high risk for disease be eligible for a third shot. The Biden 

administration says, quote, we stand ready to provide booster shots to 

eligible Americans want the process concludes.


MEREDITH (on camera): This week the president is going to be making his way 

up to New York to address the U.N. General Assembly for the first time 

since taking office. He’s also can be convening a virtual COVID summit 

calling on world leaders to unite behind a common vision for ending the 

pandemic — Chris. 

WALLACE:  Mark Meredith reporting from Delaware, thank you. 

And joining us now, the director of the National Institutes of Health, Dr. 

Francis Collins. 

Doctor, welcome back to “FOX News Sunday.” 


with you, Chris. There’s a lot to talk about this morning. 

WALLACE:  There is indeed. Let’s get to it. 

Let’s start with the FDA advisory panel, which as we said supported the 

idea of booster shots for people 65 and older, and those most at risk, but 

rejected the idea of booster shots for the general population. 

Here is what President Biden said last month. 


JOE BIDEN, PRESIDENT OF THE UNITED STATES:  The plan is for every adult to 

get a booster shot eight months after you got your second shot. 


WALLACE:  Dr. Collins, is the advisory panel right? Do you now agree with 

them on this limited booster program over what the president was proposing 

last month, the general population getting boosters, which he said was 

based on advice from his medical experts, including you? 

COLLINS:  You know, Chris, I think there’s less difference between where we 

were in the middle of August and what the advisory committee said this past 

Friday. They did encourage and vote for the administration of boosters to 

people over 65 and those at high risk of exposure. Those are the people who 

would be most likely to reach that eight-month period, because that’s how 

we prioritized initial immunizations back in January. So, I don’t think 

there’s huge differences here. 

I think the big news is that they actually did approve the initiation of 

boosters, and remember, they are taking a snapshot of right now. We’re 

going to see what happens in the coming weeks. It would surprise me if it 

does not become clear over the next few weeks that that administration of 

boosters may need to be enlarged. 

Based upon the data that was already seen both in the U.S. and in Israel, 

it’s clear the waning of the effectiveness of those vaccines is a reality, 

and we need to respond to it, but they looked at where we were on Friday 

and said here’s where the data is convincing to start now and we’ll see 

what CDC says later this week. 

WALLACE:  But just to be clear, what you’re saying is you still think and I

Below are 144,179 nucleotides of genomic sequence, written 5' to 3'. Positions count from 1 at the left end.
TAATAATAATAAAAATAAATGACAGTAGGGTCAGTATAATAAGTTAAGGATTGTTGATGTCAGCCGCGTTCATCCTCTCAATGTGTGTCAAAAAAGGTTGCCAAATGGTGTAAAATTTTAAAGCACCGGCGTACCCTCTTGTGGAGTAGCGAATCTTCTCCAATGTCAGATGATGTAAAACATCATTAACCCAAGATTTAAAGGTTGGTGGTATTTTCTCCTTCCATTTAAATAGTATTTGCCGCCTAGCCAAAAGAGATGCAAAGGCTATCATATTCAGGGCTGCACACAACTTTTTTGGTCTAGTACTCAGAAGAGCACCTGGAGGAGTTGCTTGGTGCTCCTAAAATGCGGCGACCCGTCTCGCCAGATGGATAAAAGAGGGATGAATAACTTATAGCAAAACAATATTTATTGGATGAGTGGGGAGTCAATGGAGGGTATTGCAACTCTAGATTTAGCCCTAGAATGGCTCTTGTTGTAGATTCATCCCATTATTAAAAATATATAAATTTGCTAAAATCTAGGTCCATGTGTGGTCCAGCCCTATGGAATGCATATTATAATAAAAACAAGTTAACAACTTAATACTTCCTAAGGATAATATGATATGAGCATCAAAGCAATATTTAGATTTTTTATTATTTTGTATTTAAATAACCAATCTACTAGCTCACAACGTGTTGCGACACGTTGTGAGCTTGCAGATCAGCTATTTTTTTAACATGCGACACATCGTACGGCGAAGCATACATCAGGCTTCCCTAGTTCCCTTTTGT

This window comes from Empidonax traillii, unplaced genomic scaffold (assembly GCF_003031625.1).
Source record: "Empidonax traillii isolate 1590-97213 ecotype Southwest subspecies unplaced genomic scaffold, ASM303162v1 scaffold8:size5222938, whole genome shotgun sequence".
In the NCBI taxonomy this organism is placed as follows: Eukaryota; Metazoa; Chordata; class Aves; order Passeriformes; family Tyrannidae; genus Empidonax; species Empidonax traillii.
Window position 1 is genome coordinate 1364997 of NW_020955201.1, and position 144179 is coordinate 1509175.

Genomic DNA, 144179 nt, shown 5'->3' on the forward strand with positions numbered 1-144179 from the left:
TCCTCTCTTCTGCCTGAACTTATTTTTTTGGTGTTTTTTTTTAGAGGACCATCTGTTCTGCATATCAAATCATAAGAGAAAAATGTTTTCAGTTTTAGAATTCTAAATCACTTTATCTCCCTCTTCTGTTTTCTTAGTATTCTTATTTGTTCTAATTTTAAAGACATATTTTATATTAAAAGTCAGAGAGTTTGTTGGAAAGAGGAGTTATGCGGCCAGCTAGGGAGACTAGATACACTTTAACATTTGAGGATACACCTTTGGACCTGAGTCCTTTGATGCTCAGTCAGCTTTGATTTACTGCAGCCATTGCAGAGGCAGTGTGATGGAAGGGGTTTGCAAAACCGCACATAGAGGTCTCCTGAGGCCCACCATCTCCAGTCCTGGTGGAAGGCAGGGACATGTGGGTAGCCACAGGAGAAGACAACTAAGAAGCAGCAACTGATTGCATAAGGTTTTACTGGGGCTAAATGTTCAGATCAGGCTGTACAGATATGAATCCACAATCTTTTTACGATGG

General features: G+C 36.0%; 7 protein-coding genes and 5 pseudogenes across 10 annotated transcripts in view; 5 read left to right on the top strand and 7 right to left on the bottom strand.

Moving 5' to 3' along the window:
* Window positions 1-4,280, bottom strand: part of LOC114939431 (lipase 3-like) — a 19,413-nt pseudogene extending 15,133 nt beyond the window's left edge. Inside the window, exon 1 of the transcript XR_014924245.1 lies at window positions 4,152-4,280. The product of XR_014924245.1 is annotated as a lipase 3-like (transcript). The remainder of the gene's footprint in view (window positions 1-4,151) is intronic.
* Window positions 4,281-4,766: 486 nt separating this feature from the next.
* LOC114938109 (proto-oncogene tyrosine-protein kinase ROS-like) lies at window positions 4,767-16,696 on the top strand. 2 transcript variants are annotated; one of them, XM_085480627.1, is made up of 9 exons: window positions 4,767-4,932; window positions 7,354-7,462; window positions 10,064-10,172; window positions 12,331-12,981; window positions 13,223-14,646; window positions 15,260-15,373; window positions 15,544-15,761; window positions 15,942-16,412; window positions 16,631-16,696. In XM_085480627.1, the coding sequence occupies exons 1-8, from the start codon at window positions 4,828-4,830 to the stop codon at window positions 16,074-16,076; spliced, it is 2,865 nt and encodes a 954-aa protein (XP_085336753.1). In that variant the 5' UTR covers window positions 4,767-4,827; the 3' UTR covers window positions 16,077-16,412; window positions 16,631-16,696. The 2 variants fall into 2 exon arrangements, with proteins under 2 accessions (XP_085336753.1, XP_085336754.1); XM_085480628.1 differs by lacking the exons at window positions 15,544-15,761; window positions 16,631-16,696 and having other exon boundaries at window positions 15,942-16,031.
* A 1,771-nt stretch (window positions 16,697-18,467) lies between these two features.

understand that people furthered on the list, younger people, help your 

people, didn’t get their vaccines as early in the process. You still think 

we are going to near booster program for everyone? 

COLLINS:  I’m not sure about absolutely everyone. We’ll have to see what 

they say ultimately about the youngest individuals because of concerns 

about benefits and risks, but I will be surprised if boosters are not 

recommended for people under 65 going forward in the next few weeks, but 

we’ll wait and see. 

You know, Chris, what you’re seeing here is science playing out in a very 

transparent way. This is the way it ought to be. I’m a little troubled that 

people are complaining that the process isn’t working for them. The process 

is to look at the data, have the experts consider it and then make their 

best judgments — at that point, recognizing that the judgments may change. 

If people want an absolutely authoritative statement about here’s the right 

answer — well, that’s not what our country is all about. Move to China, 

you’ll get it there. 

WALLACE:  Yeah, but let — let me ask you about that, Dr. Collins, because 

President Biden said — he announced in August 18th that they were going to 

start (ph) — yes, he did have a line about pending approval of the FDA and 

the CDC, but he talked about starting a booster program on September 20th. 

That’s tomorrow. And he talked about giving it to all people, not just a 

limited group. 

Now, back during the campaign, he talked a lot about “follow the science”. 

Isn’t announcing a specific date and a specific plan for the general 

population before any of the regulators, the FDA, the CDC, have approved 

it, isn’t that the exact opposite of “follow the science”?

COLLINS:  Well, he was basically responding to a statement made by eight